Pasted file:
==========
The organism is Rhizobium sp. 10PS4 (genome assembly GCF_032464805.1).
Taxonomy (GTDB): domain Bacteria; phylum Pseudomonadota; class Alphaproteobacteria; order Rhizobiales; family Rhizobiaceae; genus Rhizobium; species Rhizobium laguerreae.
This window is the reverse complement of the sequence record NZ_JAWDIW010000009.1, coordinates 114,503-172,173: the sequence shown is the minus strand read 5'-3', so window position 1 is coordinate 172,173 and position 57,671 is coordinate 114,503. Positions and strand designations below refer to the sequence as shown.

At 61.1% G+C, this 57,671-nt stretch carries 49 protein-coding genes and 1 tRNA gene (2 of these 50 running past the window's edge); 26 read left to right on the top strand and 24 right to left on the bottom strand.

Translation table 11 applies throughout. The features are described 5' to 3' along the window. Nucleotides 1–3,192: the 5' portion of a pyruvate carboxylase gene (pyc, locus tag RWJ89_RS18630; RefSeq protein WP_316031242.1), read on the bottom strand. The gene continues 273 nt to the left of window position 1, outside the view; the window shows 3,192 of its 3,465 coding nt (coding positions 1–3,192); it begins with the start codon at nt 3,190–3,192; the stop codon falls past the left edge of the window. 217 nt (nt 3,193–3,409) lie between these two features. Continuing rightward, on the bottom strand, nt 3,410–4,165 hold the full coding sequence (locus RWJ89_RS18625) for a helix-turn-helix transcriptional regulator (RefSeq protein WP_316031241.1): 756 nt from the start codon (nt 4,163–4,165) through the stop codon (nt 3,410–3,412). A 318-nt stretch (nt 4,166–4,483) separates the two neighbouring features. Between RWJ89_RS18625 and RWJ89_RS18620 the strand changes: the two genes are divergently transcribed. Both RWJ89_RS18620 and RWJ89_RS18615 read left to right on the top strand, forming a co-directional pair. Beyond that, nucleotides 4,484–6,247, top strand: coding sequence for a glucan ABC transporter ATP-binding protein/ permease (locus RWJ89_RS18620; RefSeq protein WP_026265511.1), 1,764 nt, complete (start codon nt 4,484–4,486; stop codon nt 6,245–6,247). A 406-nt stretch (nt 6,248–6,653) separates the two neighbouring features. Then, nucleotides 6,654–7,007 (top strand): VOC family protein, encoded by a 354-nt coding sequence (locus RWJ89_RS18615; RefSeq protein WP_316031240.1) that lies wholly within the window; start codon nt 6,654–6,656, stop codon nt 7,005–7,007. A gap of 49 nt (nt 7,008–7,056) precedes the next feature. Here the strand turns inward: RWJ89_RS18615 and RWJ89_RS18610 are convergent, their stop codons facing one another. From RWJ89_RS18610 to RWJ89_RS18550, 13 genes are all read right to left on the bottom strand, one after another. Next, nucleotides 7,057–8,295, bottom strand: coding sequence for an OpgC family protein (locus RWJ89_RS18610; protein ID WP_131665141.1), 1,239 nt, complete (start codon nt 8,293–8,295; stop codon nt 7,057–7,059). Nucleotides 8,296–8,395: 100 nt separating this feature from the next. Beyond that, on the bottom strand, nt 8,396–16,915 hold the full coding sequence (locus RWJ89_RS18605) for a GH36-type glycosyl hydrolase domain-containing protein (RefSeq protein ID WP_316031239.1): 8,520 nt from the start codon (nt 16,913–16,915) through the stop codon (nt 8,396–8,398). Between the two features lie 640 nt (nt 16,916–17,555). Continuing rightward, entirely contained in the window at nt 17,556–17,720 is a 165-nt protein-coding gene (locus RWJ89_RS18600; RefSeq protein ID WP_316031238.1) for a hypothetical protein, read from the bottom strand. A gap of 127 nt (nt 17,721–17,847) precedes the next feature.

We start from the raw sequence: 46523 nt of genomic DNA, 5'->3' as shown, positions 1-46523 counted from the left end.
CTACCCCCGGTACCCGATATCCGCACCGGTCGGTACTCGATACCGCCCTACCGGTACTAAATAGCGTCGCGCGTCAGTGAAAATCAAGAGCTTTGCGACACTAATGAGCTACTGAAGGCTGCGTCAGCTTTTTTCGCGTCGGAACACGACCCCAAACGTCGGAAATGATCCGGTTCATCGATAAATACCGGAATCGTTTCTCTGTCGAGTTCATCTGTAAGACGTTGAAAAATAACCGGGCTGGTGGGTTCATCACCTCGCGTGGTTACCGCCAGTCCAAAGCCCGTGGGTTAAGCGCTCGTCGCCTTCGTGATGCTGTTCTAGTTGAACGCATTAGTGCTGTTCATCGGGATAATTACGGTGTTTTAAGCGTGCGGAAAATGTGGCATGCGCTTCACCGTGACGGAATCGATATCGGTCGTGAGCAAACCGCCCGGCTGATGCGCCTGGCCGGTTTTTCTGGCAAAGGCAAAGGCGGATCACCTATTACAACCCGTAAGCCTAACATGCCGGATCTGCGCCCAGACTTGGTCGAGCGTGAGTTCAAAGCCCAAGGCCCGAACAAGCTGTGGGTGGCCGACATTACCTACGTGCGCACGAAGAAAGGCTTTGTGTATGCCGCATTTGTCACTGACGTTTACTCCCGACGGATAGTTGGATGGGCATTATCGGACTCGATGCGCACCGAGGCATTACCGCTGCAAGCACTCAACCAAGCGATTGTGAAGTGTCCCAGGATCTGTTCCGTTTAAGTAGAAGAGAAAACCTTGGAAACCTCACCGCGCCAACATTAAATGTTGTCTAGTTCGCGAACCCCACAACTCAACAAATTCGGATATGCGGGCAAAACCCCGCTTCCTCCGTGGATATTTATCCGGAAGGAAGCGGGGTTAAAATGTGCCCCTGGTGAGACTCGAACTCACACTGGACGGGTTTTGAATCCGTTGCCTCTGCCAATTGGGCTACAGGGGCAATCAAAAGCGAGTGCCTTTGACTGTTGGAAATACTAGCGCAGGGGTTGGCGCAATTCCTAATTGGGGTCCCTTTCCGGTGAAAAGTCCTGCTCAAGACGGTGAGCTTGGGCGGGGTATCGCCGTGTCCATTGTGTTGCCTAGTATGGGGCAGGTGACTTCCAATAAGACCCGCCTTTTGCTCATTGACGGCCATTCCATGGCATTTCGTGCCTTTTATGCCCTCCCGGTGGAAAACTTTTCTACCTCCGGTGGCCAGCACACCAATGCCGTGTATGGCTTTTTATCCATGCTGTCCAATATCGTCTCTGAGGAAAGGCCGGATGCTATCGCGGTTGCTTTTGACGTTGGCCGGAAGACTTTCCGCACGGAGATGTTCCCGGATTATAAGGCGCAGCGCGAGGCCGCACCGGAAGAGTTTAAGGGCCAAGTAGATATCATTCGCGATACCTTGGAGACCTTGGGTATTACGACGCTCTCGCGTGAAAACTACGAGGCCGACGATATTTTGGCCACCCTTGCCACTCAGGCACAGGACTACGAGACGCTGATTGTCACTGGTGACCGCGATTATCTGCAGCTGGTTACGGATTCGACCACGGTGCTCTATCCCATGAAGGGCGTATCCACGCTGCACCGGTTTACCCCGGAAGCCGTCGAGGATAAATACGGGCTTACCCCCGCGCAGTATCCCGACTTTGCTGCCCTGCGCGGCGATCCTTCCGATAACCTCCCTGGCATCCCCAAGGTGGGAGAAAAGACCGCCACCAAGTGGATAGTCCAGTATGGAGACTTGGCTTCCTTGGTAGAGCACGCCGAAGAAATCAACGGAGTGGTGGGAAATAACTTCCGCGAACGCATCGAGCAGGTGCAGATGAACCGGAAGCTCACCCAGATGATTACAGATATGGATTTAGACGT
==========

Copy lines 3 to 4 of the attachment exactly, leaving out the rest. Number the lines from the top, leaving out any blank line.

This window is the reverse complement of the sequence record NZ_JAWDIW010000009.1, coordinates 114,503-172,173: the sequence shown is the minus strand read 5'-3', so window position 1 is coordinate 172,173 and position 57,671 is coordinate 114,503. Positions and strand designations below refer to the sequence as shown.

At 61.1% G+C, this 57,671-nt stretch carries 49 protein-coding genes and 1 tRNA gene (2 of these 50 running past the window's edge); 26 read left to right on the top strand and 24 right to left on the bottom strand.